The Experience of Grief and Spousal Caregiving

Catherine E. Nakonetchny, MSW, LSW

“Grief is in two parts. The first is loss. The second is the remaking of life.” – Anne Roiphe

According to Alzheimer’s Disease International, there are approximately 45 million people around the globe currently diagnosed with some type of dementia. This number is expected to double every 20 years, reaching an estimated 135 million individuals by 2050.¹ With the majority of caregivers being spouses, the future points to an increased demand for support and services for these important caregivers.

Many articles have been written about caregiver stress and interventions that can be provided to help relieve these issues; however, one very important topic not addressed in popular literature is grief. According to Linda Schupp, grief is defined as “an intense set of emotional reactions in response to a real, imagined, or anticipated loss”.²  A spouse’s grief can occur in association with many aspects of caregiving. The grief that spouses most identify can be categorized in three ways; loss of social and recreational activities, loss of control over life events, and loss of well-being both for the caregiver and their spouse.³

The loss of social connection often occurs as cognition deteriorates. Caregivers begin to isolate themselves as the demands of caregiving increase. At the same time, social networks begin to shrink, as family and friends withdraw in the face of the decline. As clinicians, we need to educate caregivers on the available resources in their areas that can help provide respite services. These may include in home care, adult day care options and even respite stays in nursing facilities. Spousal caregivers need to know that it is “OK” to take time for themselves during these stressful occasions as a way to recharge and reconnect with friends and family.

When a couple gets married they have visions of growing old together, enjoying their “golden years”. No one expects that they will have to care for their partner, some for upwards of 15 years. Spouses mourn for what was, what is, and certainly what could have been.  They mourn the loss of the person with whom they fell in love. As dementia progresses there is a loss of the marital relationship itself. Often the relationship becomes a paternal relationship with one spouse assuming the role of parent. This change in roles can be very frustrating and overwhelming for caregivers. Spousal caregivers need to be empowered to take as much control of their lives as possible and to enjoy small moments of satisfaction with their impaired spouse. They need to understand, that although there is no control over the disease process, they do have control over how they react to the disease.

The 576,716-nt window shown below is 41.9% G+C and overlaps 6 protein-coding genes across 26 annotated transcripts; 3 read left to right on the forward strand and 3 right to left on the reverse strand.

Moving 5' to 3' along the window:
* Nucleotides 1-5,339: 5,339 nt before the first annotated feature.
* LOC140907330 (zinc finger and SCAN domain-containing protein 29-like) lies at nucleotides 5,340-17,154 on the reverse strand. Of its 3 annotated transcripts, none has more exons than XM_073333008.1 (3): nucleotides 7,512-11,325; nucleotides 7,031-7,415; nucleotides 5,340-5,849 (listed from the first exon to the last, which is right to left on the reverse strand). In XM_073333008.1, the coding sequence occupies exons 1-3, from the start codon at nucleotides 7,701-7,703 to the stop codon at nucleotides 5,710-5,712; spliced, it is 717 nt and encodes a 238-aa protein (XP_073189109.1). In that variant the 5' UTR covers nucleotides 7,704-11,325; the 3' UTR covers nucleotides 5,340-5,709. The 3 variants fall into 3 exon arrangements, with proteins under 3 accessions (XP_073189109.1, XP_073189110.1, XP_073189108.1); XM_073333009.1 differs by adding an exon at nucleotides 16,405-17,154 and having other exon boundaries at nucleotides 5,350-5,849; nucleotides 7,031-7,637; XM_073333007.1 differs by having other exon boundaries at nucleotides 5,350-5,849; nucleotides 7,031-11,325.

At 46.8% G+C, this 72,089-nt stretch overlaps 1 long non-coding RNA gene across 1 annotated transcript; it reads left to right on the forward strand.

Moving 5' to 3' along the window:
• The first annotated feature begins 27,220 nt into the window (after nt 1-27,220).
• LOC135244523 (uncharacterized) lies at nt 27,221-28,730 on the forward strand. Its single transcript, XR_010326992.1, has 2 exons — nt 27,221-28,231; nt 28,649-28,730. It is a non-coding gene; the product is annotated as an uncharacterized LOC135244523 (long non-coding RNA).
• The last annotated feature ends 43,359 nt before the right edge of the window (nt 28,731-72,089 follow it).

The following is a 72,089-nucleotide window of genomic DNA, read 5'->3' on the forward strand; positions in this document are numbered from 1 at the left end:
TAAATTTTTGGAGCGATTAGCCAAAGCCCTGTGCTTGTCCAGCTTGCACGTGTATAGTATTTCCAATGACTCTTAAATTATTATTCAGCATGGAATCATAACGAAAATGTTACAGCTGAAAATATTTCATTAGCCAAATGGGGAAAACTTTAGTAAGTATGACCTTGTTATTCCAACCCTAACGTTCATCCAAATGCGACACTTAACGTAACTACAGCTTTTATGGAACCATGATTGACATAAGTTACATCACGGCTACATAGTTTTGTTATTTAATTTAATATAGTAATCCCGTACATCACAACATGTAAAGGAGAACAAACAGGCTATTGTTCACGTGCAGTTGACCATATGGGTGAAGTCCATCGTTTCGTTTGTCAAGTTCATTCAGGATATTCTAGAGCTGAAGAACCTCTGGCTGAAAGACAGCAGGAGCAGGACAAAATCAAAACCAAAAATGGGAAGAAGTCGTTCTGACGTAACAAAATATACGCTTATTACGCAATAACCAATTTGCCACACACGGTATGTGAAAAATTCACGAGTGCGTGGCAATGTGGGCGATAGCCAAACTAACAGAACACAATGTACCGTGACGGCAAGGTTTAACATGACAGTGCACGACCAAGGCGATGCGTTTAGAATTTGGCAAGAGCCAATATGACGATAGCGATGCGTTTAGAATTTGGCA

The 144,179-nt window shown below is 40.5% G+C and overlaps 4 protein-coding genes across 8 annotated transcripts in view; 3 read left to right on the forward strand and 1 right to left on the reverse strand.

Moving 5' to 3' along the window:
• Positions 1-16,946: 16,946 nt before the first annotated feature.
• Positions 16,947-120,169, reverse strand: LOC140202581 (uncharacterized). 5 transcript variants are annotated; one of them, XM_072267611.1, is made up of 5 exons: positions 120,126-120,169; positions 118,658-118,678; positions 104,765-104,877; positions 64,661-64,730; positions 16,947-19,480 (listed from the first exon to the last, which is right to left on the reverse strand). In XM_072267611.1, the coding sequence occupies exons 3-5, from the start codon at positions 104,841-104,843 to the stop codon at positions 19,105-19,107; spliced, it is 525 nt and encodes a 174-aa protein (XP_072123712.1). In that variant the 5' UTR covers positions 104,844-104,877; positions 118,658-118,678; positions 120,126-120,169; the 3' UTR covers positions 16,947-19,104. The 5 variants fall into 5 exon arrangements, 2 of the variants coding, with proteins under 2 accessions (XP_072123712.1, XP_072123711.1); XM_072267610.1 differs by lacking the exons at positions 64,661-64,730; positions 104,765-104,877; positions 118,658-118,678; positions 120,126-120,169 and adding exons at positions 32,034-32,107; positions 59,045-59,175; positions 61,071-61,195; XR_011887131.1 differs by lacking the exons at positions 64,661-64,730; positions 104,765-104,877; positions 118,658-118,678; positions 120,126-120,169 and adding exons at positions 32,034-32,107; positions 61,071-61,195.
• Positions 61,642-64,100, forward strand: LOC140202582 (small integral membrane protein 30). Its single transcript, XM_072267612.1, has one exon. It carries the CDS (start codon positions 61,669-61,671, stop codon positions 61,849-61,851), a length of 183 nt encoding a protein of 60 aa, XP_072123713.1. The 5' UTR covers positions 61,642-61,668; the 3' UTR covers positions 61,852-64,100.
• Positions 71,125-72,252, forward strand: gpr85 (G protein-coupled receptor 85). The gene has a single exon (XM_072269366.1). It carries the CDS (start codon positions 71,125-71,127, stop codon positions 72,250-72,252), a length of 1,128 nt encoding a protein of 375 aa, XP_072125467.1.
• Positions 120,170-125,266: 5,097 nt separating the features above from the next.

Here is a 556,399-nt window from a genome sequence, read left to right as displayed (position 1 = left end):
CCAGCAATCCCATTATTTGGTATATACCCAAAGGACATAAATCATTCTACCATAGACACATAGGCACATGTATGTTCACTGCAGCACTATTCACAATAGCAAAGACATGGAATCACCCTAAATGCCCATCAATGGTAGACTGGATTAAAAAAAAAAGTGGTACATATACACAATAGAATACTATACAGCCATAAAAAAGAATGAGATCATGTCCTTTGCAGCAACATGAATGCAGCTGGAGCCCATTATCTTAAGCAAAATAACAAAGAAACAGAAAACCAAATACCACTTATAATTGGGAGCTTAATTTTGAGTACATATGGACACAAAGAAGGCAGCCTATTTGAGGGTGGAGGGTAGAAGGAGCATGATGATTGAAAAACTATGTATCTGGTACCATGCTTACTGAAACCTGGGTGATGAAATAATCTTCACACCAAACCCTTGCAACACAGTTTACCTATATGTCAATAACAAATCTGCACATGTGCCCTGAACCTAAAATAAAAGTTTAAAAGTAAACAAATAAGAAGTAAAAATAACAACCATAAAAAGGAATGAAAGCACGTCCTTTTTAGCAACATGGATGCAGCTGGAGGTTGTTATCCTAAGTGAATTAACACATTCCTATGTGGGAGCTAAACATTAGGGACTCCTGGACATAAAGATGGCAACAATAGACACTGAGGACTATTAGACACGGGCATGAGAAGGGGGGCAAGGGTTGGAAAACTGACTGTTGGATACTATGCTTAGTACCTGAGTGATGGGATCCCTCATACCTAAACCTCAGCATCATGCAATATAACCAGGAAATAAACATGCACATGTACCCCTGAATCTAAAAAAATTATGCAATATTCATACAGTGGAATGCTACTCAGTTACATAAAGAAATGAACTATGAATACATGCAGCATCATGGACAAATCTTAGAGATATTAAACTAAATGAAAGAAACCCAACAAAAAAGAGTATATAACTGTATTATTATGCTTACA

In no way am I suggesting that this is easy, but by giving spousal caregivers effective tools, the feelings of powerlessness can be mitigated. Teaching caregivers how to use techniques, such as deep breathing, meditation, and aroma therapy, may assist in this process. Journaling is also a great way to help with the feelings associated with change in relationships. Encourage spouses to write down favorite memories, successes, and challenges from present and future plans, as well as desires that the couple has shared. This will give the caregiver an outlet for all of the anger and frustration that may be associated with these losses.

Grief may come from the loss of well-being not only for the spouse with dementia but also for the spousal caregiver.  In many cases the spousal caregiver is so busy caring for their partner, they often neglect to care for themselves. Caregivers are at high risk for anxiety, depression and often have underlying medical conditions that do not get treatment. Caregivers need to be educated on the stresses and burdens that occur during the caregiving process and need to be encouraged to seek support. Support groups are a fantastic way for caregivers to seek guidance and know that they are not alone in this journey. Medical professionals need to be aware of patients that have caregiving duties at home and make sure that there is follow up as needed for any medical conditions they may have. Those working with individuals with dementia and their spouses also need to encourage those caregivers to plan ahead for the future. Things such as advanced directives, guardianships and funeral arrangements need to be provided for. Contentment can be provided knowing these arrangements are made for the future.

As discussed, although prevalent in most caregiving situations, grief is a main factor in the experience of individuals providing care to a spouse with dementia. As clinicians we need to assure that the physical and emotional health of these caregivers is provided for. This means addressing the issue of grief throughout the caregiving journey and beyond.

About the Author

Catherine Nakonetschny earned her MSW from Temple University, and is licensed as a Social Worker in the state of New Jersey. She is a member of the National Association of Social Workers, and the Gerontological Association of America. Catherine is currently the Director of Social Services at the Evergreens, a continuing care retirement community in Moorestown, NJ and facilitates an Alzheimer’s Association Caregiver Support Group at the facility. She is certified by the Alzheimer’s Association in EssentiALZ Advanced Dementia Training, and has over 15 years of experience working in the field of geriatrics.

1. Alzheimer’s Disease International (December, 2013). Policy Brief for Heads of Government: The Global Impact of Dementia 2013-2050. London: ADI printing office.

2. Schupp, L. (2007). Grief: Normal, Complicated, Traumatic. Wisconsin: PESI, LLC.

3. Grady, D. (2012, May 5). When Illness Makes a Spouse a Stranger. The New York Times. Holley, C. & Mast, B. (2009). The impact of anticipatory grief on caregiver burden in dementia caregivers. The Gerontologist 49(3), 388-396.